Monday, September 6, 2010

The Duchess

Netflix recently added a lot of films that I've been waiting to watch to its Watch Instantly section. (Let me take a moment to say how great Netflix is. If you are bored, on an "extended summer break"/taking forever to find a job, I highly recommend you subscribe to Netflix. At around $9 a month for unlimited Watching Instantly online, it's pretty worth it. And their Watching Instantly section is growing and getting much much better. If you are skeptical, you can always do the free month trial.) The last film I reviewed, Mother, is a newly added one. The Cove, the awarding documentary, was also added so I shall be watching that soon. I decided to watch The Duchess as I felt I needed to watch a period film, and I always love films about aristocrats, kings and queens.

(I really don't like the Princess Diana reference in the beginning of the trailer. But the rest of it is better than others.)

I wouldn't say this is a period film about nobilities that is particularly groundbreaking or memorable. Honestly, I didn't even like Keira Knightley in her role as Georgiana, Duchess of Devonshire. I thought she lacked the gravitas, weight to play such a role. There are a few moments, however, where she is pretty good. I also find the casting of Dominic Cooper questionable. On the other hand, I thoroughly liked Ralph Fiennes, as the Duke, and Hayley Atwell, as his mistress Lady Bess Foster. (Hayley Atwell is Lady Julia Flyte in Brideshead Revisited, another great role that I really enjoyed watching.)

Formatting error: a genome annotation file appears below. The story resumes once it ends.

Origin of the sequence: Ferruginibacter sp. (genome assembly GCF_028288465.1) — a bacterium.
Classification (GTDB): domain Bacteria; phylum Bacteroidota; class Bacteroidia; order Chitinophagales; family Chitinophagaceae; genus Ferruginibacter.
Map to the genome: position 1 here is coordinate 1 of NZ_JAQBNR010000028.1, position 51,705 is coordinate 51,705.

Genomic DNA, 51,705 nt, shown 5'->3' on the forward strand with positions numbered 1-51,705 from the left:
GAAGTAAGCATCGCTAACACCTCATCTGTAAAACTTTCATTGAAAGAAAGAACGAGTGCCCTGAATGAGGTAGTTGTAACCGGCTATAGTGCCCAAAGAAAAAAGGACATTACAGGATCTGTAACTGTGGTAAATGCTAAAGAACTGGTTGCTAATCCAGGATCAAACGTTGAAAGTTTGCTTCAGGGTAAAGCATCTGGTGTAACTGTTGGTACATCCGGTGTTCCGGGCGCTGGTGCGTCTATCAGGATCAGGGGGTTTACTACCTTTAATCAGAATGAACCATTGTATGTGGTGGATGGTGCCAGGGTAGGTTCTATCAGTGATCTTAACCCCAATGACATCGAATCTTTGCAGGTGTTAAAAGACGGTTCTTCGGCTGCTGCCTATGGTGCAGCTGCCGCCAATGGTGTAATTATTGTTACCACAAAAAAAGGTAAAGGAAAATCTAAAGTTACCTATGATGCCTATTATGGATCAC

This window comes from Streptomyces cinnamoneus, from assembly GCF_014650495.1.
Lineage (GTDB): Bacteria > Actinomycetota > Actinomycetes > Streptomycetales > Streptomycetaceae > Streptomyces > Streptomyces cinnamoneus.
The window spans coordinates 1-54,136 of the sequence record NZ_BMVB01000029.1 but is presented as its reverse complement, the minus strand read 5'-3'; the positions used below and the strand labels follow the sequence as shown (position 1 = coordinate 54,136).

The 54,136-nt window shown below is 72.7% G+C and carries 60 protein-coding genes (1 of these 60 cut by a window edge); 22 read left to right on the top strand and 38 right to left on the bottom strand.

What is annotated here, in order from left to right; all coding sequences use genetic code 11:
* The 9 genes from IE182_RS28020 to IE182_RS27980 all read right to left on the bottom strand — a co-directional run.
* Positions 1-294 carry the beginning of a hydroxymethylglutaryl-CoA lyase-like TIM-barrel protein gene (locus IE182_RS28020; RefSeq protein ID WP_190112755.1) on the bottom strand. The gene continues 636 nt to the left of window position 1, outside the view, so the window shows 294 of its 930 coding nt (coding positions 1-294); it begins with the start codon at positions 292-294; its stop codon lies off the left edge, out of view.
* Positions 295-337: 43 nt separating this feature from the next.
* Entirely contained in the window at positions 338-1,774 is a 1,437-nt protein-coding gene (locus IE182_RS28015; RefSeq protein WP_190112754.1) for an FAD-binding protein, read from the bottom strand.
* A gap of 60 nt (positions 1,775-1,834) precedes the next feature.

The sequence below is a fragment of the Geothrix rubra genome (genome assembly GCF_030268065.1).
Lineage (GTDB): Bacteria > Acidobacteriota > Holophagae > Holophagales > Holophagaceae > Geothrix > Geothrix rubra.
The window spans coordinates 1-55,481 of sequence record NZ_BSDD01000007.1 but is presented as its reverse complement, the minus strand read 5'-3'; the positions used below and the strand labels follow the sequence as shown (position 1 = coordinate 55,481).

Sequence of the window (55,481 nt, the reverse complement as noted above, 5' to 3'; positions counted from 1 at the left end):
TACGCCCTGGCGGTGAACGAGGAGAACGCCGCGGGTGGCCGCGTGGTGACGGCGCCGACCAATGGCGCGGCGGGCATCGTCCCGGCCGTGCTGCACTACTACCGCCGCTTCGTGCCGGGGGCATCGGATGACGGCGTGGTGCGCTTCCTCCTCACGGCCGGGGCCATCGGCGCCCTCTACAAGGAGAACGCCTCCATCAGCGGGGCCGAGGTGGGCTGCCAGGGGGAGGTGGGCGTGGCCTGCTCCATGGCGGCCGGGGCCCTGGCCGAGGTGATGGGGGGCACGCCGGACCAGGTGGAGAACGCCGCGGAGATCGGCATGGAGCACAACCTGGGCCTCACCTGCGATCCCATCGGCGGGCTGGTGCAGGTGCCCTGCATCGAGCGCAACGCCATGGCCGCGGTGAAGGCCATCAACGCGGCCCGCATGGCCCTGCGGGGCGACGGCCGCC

But The Duchess is a pretty interesting film while it lasted. The plot and the relationships between the characters have some very good complexity. There are many moments in the film where I felt sympathetic towards a character while disliking others. And there are moments of redemption where I started to like the characters who I previously hated. Moreover, there is one slightly scandalous scene where Georgiana and Lady Bess' relationship is darkly explored.

To sum it up, The Duchess is slightly better than The Other Boleyn Girl, not as good as The Young Victoria, and a watered down, less creative Marie Antoinette. But I still love Keira Knightley and I am looking forward to her next film Never Let Me Go. Can you believe she's only 25?

Lastly, she's so well spoken in this interview!

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